Huge fall in numbers of arts teachers
Arts teacher numbers in England are in dramatic decline, according to official figures.
The number of arts subject teachers working in secondary schools in England has fallen by 9,000 since 2011 – a fall of almost a quarter (22%).
Latest figures released by the Department for Education show that there were 41,300 teachers of arts subjects for pupils in year groups 7 to 13 in the country’s state schools in 2011, By 2017, the number had fallen to 32,300. This is spite of the fact that the numbers of pupils in this period has remained broadly stable.
The largest fall has been in the number of drama teachers, which has dropped by 2,600 (22%), from 11,600 to 9,000. The number of art and design teachers has fallen by 2,100 (15%) from 13,900 in 2011, and there are 1,500 (19%) fewer music teachers.
The figures show that the decline in the number of arts subjects is at twice the rate of overall teacher numbers. Between 2011 and 2017, the number of teachers of all subjects in secondary schools fell by 9%.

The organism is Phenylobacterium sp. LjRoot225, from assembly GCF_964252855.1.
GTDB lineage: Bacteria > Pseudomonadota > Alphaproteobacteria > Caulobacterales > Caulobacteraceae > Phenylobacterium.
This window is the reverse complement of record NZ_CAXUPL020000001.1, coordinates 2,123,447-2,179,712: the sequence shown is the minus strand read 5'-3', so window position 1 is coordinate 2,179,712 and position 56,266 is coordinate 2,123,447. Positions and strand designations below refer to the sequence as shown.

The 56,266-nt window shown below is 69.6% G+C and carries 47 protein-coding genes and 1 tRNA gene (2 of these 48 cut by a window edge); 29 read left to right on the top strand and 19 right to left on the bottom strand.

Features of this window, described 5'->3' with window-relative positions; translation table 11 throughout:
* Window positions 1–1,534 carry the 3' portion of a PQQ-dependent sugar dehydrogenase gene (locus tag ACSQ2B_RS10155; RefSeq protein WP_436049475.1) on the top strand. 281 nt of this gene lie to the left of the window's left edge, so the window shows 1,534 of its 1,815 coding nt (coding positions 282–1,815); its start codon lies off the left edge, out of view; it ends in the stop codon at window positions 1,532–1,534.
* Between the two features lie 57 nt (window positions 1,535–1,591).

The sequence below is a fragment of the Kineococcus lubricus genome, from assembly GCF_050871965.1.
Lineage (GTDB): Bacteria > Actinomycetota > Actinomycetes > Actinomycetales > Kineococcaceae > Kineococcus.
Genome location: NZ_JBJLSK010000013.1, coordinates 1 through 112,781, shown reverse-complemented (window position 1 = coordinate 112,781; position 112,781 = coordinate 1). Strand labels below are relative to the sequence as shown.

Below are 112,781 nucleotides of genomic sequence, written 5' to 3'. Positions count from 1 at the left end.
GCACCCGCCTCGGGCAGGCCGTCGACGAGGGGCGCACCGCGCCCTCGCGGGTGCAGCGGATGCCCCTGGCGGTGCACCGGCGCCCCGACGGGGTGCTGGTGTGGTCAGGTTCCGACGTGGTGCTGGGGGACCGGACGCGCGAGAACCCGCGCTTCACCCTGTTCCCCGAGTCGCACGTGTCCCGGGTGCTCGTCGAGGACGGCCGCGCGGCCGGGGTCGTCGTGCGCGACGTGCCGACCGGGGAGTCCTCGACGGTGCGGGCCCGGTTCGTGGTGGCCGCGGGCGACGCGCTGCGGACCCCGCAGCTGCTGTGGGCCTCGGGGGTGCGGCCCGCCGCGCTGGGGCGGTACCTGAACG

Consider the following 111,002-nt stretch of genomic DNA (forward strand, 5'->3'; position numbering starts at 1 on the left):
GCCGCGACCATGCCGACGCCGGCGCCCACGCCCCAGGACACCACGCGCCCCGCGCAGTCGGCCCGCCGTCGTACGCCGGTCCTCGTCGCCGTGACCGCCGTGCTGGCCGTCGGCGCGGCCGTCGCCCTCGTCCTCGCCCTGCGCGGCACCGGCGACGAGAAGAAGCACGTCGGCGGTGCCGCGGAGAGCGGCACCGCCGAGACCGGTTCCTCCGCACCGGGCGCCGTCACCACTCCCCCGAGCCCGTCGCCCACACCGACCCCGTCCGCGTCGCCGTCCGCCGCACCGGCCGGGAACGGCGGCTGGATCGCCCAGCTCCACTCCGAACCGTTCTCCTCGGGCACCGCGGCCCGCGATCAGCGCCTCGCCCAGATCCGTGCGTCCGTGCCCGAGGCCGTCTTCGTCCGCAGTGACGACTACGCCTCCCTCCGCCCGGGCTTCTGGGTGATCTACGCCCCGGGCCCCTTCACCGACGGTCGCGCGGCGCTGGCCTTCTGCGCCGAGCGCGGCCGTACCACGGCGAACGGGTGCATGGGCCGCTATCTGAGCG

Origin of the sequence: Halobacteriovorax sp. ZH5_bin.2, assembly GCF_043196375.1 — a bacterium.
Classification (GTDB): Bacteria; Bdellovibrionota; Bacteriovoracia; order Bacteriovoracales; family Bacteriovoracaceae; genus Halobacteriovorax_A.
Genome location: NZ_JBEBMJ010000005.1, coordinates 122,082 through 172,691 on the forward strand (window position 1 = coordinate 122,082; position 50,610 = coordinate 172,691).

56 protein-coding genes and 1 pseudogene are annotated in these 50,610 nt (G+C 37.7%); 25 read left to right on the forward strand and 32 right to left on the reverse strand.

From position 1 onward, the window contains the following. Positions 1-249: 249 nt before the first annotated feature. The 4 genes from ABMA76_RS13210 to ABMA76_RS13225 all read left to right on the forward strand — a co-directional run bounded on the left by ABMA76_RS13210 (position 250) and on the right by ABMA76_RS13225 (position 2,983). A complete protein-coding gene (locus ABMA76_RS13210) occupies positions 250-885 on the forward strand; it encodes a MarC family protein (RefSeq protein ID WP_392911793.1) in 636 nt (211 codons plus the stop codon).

The fall in numbers of teachers has been accompanied by a decline in the amount of hours spent teaching arts subjects – that’s down by 66,000 hours since 2011 – a 17% reduction in arts teaching time.
These shocking figures will fuel concern that arts subjects are declining in schools because they are not part of the English Baccalaureate (EBacc) – the suite of subjects used by the Government to assess school performance. Other figures show that the number of pupils studying GCSEs in arts subjects has fallen by 26% since 2014.
A spokesperson for the Department of Education issued a statement which said , "Our new stretching core academic curriculum is not a barrier to pupils enjoying a high quality arts education. Music is compulsory in maintained schools from age 5 to 14, drama must be studied as part of the English curriculum and the number of pupils taking arts subjects is largely stable."
The statement did not mention the numbers of teachers.